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ORIGINAL ARTICLE
Year : 2016  |  Volume : 21  |  Issue : 1  |  Page : 77-83

Effects of hope promoting interventions based on religious beliefs on quality of life of patients with congestive heart failure and their families


1 Department of Adult Health, Student of Research Center, Faculty of Nursing and Midwifery, Isfahan University of Medical Sciences, Isfahan, Iran
2 Nursing and Midwifery Care Research Center, Faculty of Nursing and Midwifery, Isfahan University of Medical Sciences, Isfahan, Iran
3 Associated Professor of Cardiology, Cardiac Rehabilitation Research Center, Isfahan Cardiovascular Research Institute, Isfahan, Iran
4 Department of Psychiatry, Behavioral Sciences Research Center, School of Medicine, Isfahan University of Medical Sciences, Isfahan, Iran
5 PHD Student of Quran and Hadith, Isfahan university, Isfahan, Iran

Correspondence Address:
Mahin Moeini
School of Nursing and Midwifery, Isfahan University of Medical Sciences, Isfahan
Iran
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Source of Support: None, Conflict of Interest: None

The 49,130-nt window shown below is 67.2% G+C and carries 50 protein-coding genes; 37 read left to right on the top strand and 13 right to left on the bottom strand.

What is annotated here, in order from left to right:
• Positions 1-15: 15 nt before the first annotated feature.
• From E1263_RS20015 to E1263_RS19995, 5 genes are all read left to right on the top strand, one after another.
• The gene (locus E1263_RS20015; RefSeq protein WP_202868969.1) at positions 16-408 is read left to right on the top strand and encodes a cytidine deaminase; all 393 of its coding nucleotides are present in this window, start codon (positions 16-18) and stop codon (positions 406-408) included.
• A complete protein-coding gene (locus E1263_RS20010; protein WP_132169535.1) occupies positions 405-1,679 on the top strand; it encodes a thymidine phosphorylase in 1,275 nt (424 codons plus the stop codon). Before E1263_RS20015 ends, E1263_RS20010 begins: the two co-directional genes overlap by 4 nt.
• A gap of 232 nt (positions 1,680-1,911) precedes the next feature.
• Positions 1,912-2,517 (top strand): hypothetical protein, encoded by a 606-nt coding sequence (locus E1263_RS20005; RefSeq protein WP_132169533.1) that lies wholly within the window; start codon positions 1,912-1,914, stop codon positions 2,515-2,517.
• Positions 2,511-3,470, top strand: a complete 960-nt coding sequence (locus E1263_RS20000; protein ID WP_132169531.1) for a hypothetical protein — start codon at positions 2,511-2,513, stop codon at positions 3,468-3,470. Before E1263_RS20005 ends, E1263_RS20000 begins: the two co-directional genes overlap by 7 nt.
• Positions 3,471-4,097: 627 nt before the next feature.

DOI: 10.4103/1735-9066.174755

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Background: Heart failure is one of the most important and prevalent diseases that may have negative effects on the quality of life (QOL). Today, the promotion of QOL in patients with heart failure is important in nursing care programs. This research aimed to determine the efficacy of hope-promoting interventions based on religious beliefs on the QOL of patients with congestive heart failure (CHF). Materials and Methods: In this randomized clinical trial (IRCT2014100619413N1) conducted in Isfahan, Iran, 46 adult patients with CHF were selected and randomly assigned to study and control groups. Ferrans and Powers Quality of Life Index (QLI) was completed by both groups before, immediately after, and 1 month after the intervention. For the study group participants and their families, 60-min sessions of hope-promoting interventions based on religious beliefs were held twice a week for 3 weeks. Independent t, repeated measures analysis of variance (ANOVA), Chi-square, Mann–Whitney, and Fisher's exact tests were adopted for data analysis. Results: The mean (standard deviation) overall QOL score in the area of satisfaction significantly increased in the study group, compared to the controls, immediately [70.7 (8.5) vs. 59.2 (12.5)] and 1 month after the intervention [75.2 (7.4) vs. 59.4 (12.9)] (P < 0.05). There was also a similar difference between the two groups in the area of importance immediately [73.6 (5.8) vs. 65.7 (7.5)] and 1 month after the intervention [76.3 (8.1) vs. 66.8 (8.5)] (P < 0.05). Conclusions: Hope-promoting intervention based on religious beliefs is a useful method for improving QOL in patients with CHF.


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